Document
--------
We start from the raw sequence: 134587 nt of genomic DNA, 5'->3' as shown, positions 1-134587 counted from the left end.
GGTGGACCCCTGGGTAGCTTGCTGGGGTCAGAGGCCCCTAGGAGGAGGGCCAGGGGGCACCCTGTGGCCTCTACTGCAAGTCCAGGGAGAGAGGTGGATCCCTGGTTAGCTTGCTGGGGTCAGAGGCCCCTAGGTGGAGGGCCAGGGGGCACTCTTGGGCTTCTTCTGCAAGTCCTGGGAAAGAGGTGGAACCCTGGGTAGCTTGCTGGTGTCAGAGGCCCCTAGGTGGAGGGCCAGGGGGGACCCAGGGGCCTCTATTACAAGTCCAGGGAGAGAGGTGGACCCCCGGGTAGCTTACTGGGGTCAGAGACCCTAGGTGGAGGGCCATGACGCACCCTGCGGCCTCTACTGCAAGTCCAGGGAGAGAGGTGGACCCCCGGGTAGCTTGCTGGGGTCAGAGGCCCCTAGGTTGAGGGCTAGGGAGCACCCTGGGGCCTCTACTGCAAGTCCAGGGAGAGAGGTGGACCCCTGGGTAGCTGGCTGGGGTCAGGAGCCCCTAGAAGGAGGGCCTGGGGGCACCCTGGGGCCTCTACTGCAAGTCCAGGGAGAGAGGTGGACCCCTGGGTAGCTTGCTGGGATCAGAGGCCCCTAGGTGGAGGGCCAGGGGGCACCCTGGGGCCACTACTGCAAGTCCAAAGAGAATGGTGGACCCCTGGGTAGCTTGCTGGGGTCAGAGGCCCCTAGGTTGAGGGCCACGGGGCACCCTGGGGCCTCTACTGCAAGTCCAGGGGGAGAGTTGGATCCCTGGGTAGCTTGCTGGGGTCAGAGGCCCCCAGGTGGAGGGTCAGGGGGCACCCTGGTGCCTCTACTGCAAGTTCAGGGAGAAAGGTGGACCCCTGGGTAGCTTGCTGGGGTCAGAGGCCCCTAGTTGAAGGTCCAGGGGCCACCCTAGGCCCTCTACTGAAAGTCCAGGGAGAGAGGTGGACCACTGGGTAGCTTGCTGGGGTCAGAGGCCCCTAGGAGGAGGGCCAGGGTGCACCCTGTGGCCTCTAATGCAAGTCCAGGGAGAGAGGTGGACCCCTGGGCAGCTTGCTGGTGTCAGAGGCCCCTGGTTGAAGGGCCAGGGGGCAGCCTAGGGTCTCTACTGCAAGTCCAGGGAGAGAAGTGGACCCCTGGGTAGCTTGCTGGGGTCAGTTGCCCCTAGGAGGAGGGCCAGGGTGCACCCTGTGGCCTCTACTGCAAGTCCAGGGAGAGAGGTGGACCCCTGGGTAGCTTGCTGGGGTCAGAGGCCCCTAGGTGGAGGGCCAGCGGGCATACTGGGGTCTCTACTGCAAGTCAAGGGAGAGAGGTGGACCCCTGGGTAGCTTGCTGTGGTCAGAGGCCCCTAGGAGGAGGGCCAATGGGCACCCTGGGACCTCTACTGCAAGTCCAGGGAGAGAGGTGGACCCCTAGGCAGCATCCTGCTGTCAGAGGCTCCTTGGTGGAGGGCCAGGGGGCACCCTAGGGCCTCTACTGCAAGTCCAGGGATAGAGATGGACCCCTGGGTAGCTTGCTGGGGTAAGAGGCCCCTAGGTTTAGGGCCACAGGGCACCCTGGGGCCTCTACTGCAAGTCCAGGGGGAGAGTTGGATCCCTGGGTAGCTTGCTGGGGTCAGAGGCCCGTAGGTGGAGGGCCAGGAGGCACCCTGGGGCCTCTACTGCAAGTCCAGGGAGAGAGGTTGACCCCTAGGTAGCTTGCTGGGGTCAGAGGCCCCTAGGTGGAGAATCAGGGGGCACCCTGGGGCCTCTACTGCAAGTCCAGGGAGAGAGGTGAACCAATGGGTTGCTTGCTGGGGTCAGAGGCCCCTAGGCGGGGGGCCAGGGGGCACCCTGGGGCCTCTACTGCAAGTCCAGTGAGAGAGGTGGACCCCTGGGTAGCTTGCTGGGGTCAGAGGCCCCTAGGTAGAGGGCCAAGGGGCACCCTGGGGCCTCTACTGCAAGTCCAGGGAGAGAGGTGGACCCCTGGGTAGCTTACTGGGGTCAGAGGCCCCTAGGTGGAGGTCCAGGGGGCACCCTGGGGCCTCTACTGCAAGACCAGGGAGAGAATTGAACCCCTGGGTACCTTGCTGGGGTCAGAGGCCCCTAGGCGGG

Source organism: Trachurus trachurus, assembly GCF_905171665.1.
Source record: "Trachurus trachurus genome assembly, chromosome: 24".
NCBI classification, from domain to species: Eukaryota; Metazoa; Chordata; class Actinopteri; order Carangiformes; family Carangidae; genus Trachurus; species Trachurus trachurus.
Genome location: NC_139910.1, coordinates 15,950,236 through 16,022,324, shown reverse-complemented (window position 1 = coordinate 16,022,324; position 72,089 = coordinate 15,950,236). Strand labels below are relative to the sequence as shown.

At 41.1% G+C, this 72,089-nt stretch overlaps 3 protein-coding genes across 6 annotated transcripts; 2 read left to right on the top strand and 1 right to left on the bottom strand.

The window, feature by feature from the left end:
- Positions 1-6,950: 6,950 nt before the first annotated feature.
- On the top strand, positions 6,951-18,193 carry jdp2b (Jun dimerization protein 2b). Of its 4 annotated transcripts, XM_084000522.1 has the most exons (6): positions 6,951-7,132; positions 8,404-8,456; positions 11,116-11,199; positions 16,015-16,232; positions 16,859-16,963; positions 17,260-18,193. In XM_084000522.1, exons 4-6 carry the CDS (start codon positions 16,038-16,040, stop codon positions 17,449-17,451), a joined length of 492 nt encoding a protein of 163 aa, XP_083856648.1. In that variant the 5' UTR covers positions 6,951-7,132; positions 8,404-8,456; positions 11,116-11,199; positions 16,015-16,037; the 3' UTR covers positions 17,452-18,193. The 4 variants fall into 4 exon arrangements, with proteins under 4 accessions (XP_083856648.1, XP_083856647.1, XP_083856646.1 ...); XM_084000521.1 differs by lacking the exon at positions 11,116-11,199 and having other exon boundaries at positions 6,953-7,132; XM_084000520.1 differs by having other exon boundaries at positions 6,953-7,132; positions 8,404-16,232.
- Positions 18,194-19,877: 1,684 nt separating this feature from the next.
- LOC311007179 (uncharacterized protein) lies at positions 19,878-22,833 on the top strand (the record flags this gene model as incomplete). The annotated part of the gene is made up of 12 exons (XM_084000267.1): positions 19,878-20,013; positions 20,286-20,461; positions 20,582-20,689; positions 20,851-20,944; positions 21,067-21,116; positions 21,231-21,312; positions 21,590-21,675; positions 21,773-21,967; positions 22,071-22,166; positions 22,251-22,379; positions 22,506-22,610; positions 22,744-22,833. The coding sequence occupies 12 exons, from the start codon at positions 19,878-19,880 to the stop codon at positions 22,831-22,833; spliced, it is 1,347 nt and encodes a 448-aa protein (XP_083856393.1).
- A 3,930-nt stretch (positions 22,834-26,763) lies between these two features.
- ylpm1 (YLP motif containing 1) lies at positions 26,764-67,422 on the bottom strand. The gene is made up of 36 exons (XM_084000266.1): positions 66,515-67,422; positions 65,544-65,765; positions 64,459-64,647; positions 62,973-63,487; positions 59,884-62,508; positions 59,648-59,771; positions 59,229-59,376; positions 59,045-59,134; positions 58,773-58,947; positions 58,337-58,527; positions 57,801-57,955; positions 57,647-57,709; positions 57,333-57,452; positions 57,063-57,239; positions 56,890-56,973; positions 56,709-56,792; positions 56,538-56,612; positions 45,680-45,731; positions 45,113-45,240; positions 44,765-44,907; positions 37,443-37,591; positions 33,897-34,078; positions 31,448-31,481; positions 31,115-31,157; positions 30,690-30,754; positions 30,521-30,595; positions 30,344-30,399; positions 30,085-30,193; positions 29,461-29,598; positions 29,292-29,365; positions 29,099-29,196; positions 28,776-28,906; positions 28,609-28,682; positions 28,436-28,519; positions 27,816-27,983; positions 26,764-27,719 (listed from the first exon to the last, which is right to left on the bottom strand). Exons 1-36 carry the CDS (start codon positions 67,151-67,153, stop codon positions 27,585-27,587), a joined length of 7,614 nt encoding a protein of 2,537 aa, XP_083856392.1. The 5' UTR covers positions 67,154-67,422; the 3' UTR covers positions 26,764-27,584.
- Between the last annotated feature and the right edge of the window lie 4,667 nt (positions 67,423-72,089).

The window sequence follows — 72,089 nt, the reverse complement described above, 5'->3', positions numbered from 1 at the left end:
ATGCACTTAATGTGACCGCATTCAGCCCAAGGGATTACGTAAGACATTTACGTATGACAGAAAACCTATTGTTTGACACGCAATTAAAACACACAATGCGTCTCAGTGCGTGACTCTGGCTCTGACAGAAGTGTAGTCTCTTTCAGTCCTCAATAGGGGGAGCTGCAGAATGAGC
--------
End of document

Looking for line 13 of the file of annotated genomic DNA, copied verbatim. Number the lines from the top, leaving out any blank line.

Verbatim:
- A 3,930-nt stretch (positions 22,834-26,763) lies between these two features.